The huge market square is dominated by the strange obelisk erected in 1771 to replace the old market cross, and the medieval Holy Trinity Church which was first constructed in 1150 but has been altered many times since -- it now houses the Green Howards Regiment museum.

    Richmond's heydey was probably the 17th and 18th centuries when its wool industry was in its prime and lead was being mined in nearby Arkengarthdale -- its from this period that many of Richmond's Georgian properties originate -- visitors now like to see the Georgian Theatre Royal & Museum on Victoria Road which was built in 1788 -- it closed in 1848 but reopened in 1963 and was restored and extended in 2003 -- it's the oldest and most complete working Georgian theatre (open Mondays to Saturdays, 10am to 4pm)

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    Arkengarthdale

    by Ben-UK Written Jun 13, 2006

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    Arkengarthdale

    Running north from Reeth and Swaledale, Arkengarthdale used to be part of Arkengarth Forest -- many years ago the few small hamlets along the way used to be inhabited by lead miners -- now they're hill farmers. It's quite a wild area, deserted mainly -- it's main claim to fame now is probably the fact that the village of Langthwaite was seen in the opening title shots of the popilar TV series of James Herriot's 'All Creatures Great and Small' -- but if you're in Reeth, it's nice to take a drive north to have a look at this remote dale.

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    Reeth

    by Ben-UK Updated Jun 13, 2006

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    Reeth main square
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    Situated at the junction of Swaledale and Arkengarthdale, Reeth used to be much larger than it is now -- that's because it used to be the centre of the lead mining industry in the region. Reeth received its market charter in 1695 and it used to have nine fairs throughout the year -- now however just a weekly market remain. The village is dominated by a huge green central area surrounded by some shops and a pub and on a nice day it's very pleasant to sit on the green and watch the world go by.

    If you have half an hour to spare, do visit the little Swaledale Folk Museum (see 'more photos') -- it's hidden away behind the post office, just off the central green -- the lifestyle of generations gone by is well illustrated by a good collection of implements and artefacts that clearly reflect the industries and living styles of Reeth's bygone inhabitants.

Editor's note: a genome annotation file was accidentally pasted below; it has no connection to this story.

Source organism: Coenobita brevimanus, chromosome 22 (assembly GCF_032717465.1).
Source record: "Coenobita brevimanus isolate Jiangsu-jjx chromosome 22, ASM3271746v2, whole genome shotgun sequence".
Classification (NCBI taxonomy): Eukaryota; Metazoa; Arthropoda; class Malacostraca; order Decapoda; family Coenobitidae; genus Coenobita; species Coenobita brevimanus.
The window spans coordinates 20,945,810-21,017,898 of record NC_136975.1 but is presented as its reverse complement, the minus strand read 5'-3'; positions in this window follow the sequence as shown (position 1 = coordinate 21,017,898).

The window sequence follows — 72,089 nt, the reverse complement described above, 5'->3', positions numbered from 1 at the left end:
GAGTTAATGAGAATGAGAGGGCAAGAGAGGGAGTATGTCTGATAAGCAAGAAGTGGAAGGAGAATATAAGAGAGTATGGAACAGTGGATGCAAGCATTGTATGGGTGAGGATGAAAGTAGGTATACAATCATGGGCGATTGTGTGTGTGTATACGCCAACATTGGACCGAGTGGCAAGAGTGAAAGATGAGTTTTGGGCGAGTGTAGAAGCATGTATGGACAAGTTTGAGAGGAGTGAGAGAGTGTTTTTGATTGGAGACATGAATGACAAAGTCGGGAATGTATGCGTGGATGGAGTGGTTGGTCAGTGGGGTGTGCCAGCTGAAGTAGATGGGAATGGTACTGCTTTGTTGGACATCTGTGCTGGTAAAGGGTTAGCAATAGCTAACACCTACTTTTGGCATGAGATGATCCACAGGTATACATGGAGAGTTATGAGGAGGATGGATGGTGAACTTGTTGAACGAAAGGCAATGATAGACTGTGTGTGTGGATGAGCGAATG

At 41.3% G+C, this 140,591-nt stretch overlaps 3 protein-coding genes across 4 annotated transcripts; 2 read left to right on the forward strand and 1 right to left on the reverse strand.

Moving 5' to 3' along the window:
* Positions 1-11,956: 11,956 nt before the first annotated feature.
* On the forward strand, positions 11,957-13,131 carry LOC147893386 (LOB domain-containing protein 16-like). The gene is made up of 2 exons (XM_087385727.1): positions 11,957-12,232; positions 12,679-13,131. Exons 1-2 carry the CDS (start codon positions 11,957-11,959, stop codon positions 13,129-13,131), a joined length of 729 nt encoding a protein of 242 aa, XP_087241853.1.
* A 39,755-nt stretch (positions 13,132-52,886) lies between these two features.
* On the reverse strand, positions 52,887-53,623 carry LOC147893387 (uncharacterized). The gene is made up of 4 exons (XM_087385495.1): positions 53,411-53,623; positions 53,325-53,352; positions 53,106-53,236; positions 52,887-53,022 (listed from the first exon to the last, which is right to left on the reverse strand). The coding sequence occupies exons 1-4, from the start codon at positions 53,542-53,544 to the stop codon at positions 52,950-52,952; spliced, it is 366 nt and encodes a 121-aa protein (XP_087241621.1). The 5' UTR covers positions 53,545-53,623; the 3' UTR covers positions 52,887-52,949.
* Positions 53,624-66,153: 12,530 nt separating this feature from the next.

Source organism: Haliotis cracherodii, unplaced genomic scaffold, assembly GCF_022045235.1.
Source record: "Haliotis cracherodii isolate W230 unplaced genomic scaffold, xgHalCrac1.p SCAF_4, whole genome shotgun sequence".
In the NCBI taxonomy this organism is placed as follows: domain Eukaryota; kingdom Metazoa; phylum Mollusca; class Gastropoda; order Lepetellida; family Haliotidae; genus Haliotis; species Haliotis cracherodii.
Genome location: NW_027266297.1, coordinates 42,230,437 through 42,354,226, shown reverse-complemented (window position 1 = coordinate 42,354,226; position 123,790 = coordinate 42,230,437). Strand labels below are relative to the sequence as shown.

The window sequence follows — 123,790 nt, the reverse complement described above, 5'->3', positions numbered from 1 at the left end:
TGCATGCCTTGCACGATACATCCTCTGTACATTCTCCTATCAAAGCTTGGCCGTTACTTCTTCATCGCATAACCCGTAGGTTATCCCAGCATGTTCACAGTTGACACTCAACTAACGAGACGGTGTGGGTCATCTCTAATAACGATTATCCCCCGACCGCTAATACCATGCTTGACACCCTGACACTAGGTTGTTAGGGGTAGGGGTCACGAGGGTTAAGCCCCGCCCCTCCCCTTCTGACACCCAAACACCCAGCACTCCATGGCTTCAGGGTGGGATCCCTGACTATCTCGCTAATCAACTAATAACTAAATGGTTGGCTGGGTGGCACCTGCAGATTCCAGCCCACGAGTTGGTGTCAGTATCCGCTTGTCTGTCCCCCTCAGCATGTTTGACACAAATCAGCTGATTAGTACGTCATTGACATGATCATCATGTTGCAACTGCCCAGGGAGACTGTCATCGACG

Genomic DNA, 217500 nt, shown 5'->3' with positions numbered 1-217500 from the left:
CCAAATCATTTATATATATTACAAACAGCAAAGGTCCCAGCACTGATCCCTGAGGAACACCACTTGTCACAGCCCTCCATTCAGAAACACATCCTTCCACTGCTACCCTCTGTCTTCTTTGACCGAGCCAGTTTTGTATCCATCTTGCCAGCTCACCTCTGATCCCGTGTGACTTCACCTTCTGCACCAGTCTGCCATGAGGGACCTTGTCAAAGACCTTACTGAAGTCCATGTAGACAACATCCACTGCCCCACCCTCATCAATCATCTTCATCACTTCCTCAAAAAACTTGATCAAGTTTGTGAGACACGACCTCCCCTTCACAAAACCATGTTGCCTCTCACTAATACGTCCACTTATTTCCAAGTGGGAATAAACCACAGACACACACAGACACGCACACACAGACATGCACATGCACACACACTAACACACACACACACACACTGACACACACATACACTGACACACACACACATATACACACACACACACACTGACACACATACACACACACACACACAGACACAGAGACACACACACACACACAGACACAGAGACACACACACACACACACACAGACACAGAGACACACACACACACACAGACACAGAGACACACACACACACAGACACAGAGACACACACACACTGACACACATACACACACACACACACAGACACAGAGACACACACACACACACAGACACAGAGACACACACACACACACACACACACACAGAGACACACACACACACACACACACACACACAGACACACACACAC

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    Keld -- waterfalls walk

    by Ben-UK Written Jun 10, 2006

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    Keld
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    Depending on whether you're travelling east or west, Keld is either the first or last village in Swaledale -- well, it's a hamlet rather than a village I suppose as it doesn't have even a shop, never mind a pub -- but it's a superb base for walking in this area with quite a few waterfalls (or as they're called in these parts 'Force' - derived from the Norse word 'fors' or 'foss'). You'll need an Ordnance Survey map of this area to show you the paths to the various falls, but if you enjoy walking you'll certainly like Keld and its environs.

    Please see 'more photos' for pics of the falls.

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    Birkdale Common

    by Ben-UK Written Jun 10, 2006

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    Birkdale Common
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    Birkdale Common stretches eastwards from Kirkby Stephen as far as Keld where Swaledale begins -- it's wild and wonderful country as the B6270 winds it's way through superb, unspoilt countryside. Lead mining used to be the industry here dating back even to Roman times, but a decline led to people trying their hand at sheep farming but if that failed they left the area, often heading to the north-east to work in coal mines -- thus the area is dotted with deserted homesteads and the land is dotted with disused lead mines (walkers beware!). The landscape softens as you get nearer Keld and Swaledale but Birkdale Common offers a few miles of wildness as you traverse this part of the Yorkshire Dales.